PERTH (miningweekly.com) – The Australian Competition and Consumer Commission has granted the New South Wales Minerals Council and ten coal producers in the region interim authorisation to negotiate with Port of Newcastle Operations (PNO) on terms and conditions of access to the port for coal exports, including prices.
The ten coal producers that export coal through the Port of Newcastle include Glencore Coal, Yancoal Australia, Peabody Energy, Centennial Coal, Whitehaven Coal and MACH Energy Australia.
The interim authorisation does not allow the producers to enter into collectively negotiated agreements with PNO, or allow them to share individual coal projection volumes, customer pricing information or marketing strategies.
PNO is currently negotiating with individual coal producers over a proposed ten-year deed for access to the port.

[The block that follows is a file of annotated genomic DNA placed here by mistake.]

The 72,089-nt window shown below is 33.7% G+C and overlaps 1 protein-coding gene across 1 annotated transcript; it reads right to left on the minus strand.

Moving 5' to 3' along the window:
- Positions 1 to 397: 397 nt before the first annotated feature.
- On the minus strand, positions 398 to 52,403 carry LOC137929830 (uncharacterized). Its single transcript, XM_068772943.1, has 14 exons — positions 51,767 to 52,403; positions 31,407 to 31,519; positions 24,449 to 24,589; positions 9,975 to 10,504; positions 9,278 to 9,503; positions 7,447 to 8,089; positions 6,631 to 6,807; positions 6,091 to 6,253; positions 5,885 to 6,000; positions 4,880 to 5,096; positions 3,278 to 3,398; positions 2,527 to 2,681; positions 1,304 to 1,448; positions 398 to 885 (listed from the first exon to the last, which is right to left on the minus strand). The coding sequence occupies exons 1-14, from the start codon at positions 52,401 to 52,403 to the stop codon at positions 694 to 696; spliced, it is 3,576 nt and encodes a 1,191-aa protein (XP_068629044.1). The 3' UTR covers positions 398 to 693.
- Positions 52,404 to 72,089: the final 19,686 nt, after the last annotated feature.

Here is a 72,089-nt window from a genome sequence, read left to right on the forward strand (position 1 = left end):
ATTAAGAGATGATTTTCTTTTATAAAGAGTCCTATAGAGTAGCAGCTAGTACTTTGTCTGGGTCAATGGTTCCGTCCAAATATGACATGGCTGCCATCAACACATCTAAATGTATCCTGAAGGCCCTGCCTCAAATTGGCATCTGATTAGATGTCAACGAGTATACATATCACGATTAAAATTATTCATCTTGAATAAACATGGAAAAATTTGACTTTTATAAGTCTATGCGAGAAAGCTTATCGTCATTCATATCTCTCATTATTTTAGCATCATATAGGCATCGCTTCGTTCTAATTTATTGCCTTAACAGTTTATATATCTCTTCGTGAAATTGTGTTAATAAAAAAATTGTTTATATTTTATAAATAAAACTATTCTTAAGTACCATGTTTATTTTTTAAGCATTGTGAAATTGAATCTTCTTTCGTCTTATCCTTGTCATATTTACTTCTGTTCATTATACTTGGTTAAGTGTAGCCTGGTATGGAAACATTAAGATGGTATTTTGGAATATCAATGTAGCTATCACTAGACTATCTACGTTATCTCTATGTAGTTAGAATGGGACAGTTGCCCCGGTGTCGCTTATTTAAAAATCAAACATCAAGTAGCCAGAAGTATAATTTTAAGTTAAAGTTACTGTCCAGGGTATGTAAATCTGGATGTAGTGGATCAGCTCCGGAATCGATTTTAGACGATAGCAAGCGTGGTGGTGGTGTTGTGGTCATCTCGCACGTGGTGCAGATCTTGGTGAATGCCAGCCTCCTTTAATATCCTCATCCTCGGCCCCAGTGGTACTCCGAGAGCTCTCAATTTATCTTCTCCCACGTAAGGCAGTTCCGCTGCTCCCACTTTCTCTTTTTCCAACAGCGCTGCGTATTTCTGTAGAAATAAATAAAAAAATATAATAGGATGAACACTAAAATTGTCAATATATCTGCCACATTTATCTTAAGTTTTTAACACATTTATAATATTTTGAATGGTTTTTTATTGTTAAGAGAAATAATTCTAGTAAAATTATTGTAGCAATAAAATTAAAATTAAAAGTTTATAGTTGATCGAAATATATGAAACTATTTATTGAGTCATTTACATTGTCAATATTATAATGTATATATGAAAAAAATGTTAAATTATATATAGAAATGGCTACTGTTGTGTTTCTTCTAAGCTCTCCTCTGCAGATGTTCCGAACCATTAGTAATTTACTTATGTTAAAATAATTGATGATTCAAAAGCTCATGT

The ACCC said on Thursday that allowing coal producers to collectively negotiate would give producers an opportunity to reduce ongoing uncertainty and achieve more timely outcomes.
“We have granted this interim authorisation because coal vessels will soon be facing higher port service charges if coal producers don’t execute a deed with the Port of Newcastle,” ACCC commissioner Stephen Ridgeway said.
“Because participation is voluntary we do not believe this authorisation will impact competition between the producers. Individual coal producers are still free to negotiate separately if they believe they can get a better deal,” Ridgeway said.
“PNO is also free to decide whether or not to negotiate with the coal producers collectively.”
A draft determination is anticipated for May or June 2020 and a final determination will be made in July or August 2020.